Serializer Pattern

A serializer is an object that is responsible only for reading or writing objects. With QDataStream, it is already possible to serialize and deserialize all Qvariant -supported types, including QList, QMap, QVector, and others. For other file formats, or more complex object models, we isolate the reading/writing in separate reader and writer classes. These classes are examples of the Serializer pattern [Martin 98].

A serializer that reads and writes to files should handle all of the file and/or stream initialization and cleanup. A serializer could also be used to send objects over a network from one socket to another.[4] In that case it would be responsible for connecting and disconnecting to/from the appropriate socket.

[4] Sockets are addressable entities, used as endpoints for sending and receiving data between computers. Qt has an abstract base class named QAbstractSocket, which provides the interface for working with various kinds of sockets, and a concrete QTcpSocket class, which provides a TCP (Transmission Control Protocol) socket.

In Figure 10.3, we have a UML diagram for two serializer classes. Together, they can read and write ContactList objects.

Figure 10.3. The Serializer pattern

In C++, serializer classes can have overloaded input/output operators, similar to iostream or QTextStream, so that we can use them with a familiar interface. To read a file into the container, it should be as easy as this:

ContactList cl;
ContactListReader reader("somefile.txt");
reader >> cl;

And analogously, when it is time to output, the client code should look like this:

ContactListWriter writer("somefile.txt");
writer << cl;

We achieve this by defining the following insertion operators:

ContactListReader& operator>>(ContactListReader& reader,
 ContactList& cl);
ContactListWriter& operator<< (ContactListWriter& writer,
 const ContactList& cl);

Example 10.9 shows how to implement customized i/o operators.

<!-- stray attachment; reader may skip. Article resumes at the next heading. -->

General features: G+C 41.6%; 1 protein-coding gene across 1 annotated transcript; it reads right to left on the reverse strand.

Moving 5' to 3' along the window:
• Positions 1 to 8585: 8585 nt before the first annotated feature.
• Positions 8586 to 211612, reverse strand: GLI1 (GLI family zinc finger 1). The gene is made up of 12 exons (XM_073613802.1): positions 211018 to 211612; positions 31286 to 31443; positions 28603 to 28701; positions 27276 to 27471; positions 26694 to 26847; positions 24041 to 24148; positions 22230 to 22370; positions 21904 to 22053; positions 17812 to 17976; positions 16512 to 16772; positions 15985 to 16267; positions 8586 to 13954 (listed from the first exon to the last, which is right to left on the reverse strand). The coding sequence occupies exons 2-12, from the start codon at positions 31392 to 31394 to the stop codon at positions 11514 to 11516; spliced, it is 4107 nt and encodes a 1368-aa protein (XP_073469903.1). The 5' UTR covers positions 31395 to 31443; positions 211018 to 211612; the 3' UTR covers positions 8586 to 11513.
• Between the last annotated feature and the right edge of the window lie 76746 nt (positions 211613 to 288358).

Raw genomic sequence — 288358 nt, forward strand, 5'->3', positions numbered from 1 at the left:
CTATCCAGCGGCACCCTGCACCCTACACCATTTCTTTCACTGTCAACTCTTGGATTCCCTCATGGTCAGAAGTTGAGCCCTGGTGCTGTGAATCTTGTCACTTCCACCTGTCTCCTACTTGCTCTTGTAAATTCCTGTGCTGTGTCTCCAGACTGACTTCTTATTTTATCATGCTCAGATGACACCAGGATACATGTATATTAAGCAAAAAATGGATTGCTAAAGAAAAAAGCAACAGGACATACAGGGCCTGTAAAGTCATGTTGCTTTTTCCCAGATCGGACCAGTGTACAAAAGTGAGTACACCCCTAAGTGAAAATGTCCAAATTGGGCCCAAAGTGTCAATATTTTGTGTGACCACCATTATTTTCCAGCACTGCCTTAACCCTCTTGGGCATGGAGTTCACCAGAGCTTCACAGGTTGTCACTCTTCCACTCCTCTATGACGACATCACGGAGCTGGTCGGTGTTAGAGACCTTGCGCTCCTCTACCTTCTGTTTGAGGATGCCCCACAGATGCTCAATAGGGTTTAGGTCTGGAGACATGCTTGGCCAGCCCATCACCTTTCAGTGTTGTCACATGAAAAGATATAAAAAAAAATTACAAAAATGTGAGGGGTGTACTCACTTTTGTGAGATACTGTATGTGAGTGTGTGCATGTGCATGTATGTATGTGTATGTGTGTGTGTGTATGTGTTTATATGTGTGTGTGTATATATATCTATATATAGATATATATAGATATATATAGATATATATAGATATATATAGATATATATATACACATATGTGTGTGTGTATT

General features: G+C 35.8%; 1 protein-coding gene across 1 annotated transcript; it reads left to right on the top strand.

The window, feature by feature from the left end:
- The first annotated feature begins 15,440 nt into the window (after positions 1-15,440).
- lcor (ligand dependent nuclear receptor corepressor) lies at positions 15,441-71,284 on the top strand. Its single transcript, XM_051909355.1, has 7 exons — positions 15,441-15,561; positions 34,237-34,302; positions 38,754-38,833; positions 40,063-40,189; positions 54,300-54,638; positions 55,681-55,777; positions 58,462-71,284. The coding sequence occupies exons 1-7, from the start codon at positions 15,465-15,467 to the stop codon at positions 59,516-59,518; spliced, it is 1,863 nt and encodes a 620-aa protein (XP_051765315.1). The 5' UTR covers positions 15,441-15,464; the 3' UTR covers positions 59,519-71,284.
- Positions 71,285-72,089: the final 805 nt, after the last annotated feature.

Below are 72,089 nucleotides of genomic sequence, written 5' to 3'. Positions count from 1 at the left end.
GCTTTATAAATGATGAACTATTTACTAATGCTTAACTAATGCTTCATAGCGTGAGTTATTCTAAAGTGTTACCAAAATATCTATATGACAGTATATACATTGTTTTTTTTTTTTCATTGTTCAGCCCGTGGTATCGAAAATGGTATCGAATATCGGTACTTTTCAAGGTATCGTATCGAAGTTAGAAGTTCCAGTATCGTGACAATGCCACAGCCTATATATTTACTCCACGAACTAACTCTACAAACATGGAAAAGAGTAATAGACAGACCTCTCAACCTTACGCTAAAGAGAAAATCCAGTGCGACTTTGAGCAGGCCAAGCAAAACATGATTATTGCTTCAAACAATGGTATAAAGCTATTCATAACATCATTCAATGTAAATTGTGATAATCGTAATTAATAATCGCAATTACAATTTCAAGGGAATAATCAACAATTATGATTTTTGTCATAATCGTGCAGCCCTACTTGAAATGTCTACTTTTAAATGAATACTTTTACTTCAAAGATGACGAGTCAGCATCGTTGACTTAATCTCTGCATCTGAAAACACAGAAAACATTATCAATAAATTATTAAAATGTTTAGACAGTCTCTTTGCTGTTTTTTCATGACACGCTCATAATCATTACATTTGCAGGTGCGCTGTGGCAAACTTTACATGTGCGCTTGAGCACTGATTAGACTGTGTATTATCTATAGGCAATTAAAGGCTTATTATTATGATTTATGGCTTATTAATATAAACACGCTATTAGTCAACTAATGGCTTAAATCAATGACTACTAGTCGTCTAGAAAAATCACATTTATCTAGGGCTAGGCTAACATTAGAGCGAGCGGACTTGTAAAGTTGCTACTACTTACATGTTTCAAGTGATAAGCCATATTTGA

Example 10.9. src/containers/contact/serializer.cpp

[ . . . . ]

ContactListReader& operator>>(ContactListReader& reader,
 ContactList& cl) {;
 return reader;

ContactListWriter& operator<< (ContactListWriter& writer,
 const ContactList& cl) {
 return writer;

In Example 10.9, we defined global (non-member) operators. It would also be possible to write member function operators. The reason it is necessary to define non-member operators for iostream and QTextStream is because we cannot modify those classes to add member functions.

10.6.1. Benefits of the Serializer

By using the serializer, it will become much easier to change the file format, or the transport layer, with only small changes in client code. In addition, removing serialization code from the model makes the model simpler and easier to maintain.

Exercises: Serializer Pattern


Revisiting the Contact List exercise from Section 4.3, complete the implementation of ContactListWriter and ContactListReader classes for the ContactList, following the Serializer pattern, so that you can read and write a ContactList to a file.

When each Contact is serialized, it should be written on a single line, in a tab-separated format (tabs separating each field in the record). Therefore, a serialized ContactList should have a sequence of lines, each line representing a Contact.


Write a main program that supports, at minimum, the following command line arguments. Feel free to add others after these are working.

Contact List Test Driver usage
 contact [-i inputfile] [-c] [-o outputfile] [-p]
 -i read contact list from specified inputfile into ContactList
 -c generate 10 more random contacts and add to ContactList
 -o write ContactList list to specified output file
 -p print ContactList to standard output

If an invalid option is supplied, or if no options are supplied, it should print the above "Contact List Usage".

Sorted Map Example

Part I: Introduction to C++ and Qt 4

C++ Introduction


Introduction to Qt



Inheritance and Polymorphism

Part II: Higher-Level Programming


Introduction to Design Patterns


Generics and Containers

Qt GUI Widgets


Validation and Regular Expressions

Parsing XML

Meta Objects, Properties, and Reflective Programming

More Design Patterns

Models and Views

Qt SQL Classes

Part III: C++ Language Reference

Types and Expressions

Scope and Storage Class

Statements and Control Structures

Memory Access

Chapter Summary

Inheritance in Detail

Miscellaneous Topics

Part IV: Programming Assignments

MP3 Jukebox Assignments

Part V: Appendices

MP3 Jukebox Assignments


MP3 Jukebox Assignments

An Introduction to Design Patterns in C++ with Qt 4
An Introduction to Design Patterns in C++ with Qt 4
ISBN: 0131879057
EAN: 2147483647
Year: 2004
Pages: 268

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